My latest Mac McClellan Mystery (#4) was launched January 15 by Camel Press (as most of you followers of MMO already know). With this book, I dared to do things a little differently than I’ve done with the previous books in the series. Namely, I purposely didn’t seek out as many pre-pub reviews as I’ve done for the previous three books. Results? I’m so glad you asked!
Although Deadly Spirits is (in my honest, humble opinion) the most complex and interesting mystery thus far in the series, it has garnered the LEAST reviews (so far) of all previous books thus far in its brief release history. I probably sent under 50% ARCs to reviewers than I’ve done in the past. The results speak for themselves.
The few reviews I’ve received from reviewers (fellow writers & review blogs) have been very encouraging. To whit:
“Deadly Spirits is a haunting mystery with an ingenious plot, vivid setting and memorable characters, chief among them the incomparable Mac McClellan, who is easily one of my favorite PIs out there. This latest installment will satisfy fans of the series while sending newcomers scrambling to catch up. If you like Robert Crais and Harlan Coben, you’ll surely dig Deadly Spirits. I know I did. Highly recommended.”
–Max Everhart, author of the Eli Sharpe Mystery series; SHAMUS Award finalist, Split to Splinters
“I loved everything about Deadly Spirits by E Michael Helms. He has included a lot of extras besides the mystery… a critter to fall in love with, a dash of the psychotic and a pinch of the paranormal…a recipe for success. I love Mac and this is my favorite adventure … so far. Michael has brought him a long way, making him more complex in his simplicity. I can hardly wait for more!”
–Sherry @ http://www.fundinmental.com/
All the above to say this: is busting your butt (all authors out there in publishing land, excepting those few “big name” authors), and taking so much very valuable time away from your writing, worth the results? However meager or worthwhile they might be?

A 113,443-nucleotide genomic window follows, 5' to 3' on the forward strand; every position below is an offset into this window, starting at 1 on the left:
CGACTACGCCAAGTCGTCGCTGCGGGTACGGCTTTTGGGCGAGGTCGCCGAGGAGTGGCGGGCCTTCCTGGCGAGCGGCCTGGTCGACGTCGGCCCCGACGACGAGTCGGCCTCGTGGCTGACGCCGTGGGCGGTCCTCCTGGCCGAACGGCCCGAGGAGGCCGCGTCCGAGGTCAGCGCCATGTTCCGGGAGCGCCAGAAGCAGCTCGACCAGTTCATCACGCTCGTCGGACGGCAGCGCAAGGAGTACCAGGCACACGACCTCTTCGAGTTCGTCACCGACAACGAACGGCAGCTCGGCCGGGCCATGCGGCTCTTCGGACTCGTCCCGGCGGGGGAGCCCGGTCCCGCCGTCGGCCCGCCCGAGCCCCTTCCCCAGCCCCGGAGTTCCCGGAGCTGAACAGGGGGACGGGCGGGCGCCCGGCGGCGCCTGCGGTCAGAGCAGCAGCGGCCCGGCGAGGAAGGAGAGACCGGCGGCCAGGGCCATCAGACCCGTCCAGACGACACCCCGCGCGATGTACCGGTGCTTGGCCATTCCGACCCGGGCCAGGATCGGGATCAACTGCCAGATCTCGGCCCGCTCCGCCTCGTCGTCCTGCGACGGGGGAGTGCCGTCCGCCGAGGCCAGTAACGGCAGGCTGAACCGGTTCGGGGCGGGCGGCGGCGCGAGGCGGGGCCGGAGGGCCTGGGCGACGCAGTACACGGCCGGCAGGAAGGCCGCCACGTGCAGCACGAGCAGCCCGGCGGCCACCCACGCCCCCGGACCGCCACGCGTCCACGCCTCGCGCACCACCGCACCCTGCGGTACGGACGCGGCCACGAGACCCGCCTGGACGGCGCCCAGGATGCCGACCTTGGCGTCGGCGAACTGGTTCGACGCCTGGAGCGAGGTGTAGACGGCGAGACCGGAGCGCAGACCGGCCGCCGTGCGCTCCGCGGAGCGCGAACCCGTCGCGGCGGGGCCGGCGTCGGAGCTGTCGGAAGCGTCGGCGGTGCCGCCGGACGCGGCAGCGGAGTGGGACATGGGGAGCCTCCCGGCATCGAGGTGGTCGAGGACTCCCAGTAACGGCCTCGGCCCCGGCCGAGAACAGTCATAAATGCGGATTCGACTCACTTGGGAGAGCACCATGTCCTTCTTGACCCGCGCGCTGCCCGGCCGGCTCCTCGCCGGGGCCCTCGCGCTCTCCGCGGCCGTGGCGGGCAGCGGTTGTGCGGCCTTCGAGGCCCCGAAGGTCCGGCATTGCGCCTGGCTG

My answer, truthfully, is no. It pains me to say it. I’ve worked my proverbial ass off promoting my books. My first book was published over 26 years ago by a “big” publisher, and remains in print today. I still receive royalty checks twice a year; and they are much more than I ever dreamed about when I first sold the manuscript through my first agent. (Note: I’ve never done anything to promote the book, beyond local book fairs, signings, etc.) Yes, the monetary amount has diminished in the past couple of years, but it’s been a GREAT run!
However, to bring things into perspective: I spent a decade researching and writing a historical saga about a real family/events during the Civil War/Reconstruction era. I consider it the best work I’ve ever written. However, it was a total flop when published. I’ve since received all rights back for the work, and my agent is shopping it around. Perhaps it’s the dumbing down of our school system that’s the culprit. Or, maybe my self-vaunted work sucks–who knows for sure?
Which brings me back to my original premise (which I probably failed to bring to the forefront of this missive): is it worth all the time, effort, and expense for authors to present their work to the (very limited) public? Are thirty reviews at Amazon worth more than ten or fifteen? Does it really matter one way or another? Inquiring minds want to know.
What are YOUR thoughts about it, as a reader, writer, or both? I would truly relish hearing YOUR viewpoint!
Michael Helms is the author of several novels, and one non-fiction work, The Proud Bastard, a memoir of the author’s service in Vietnam as a combat Marine. He currently writes the Mac McClellan Mystery series, published by Camel Press. Visit him at his website:
or at his Amazon author page: https://www.amazon.com/E.-Michael-Helms/e/B001K90FSM/ref=sr_tc_2_0?qid=1446520523&sr=1-2-ent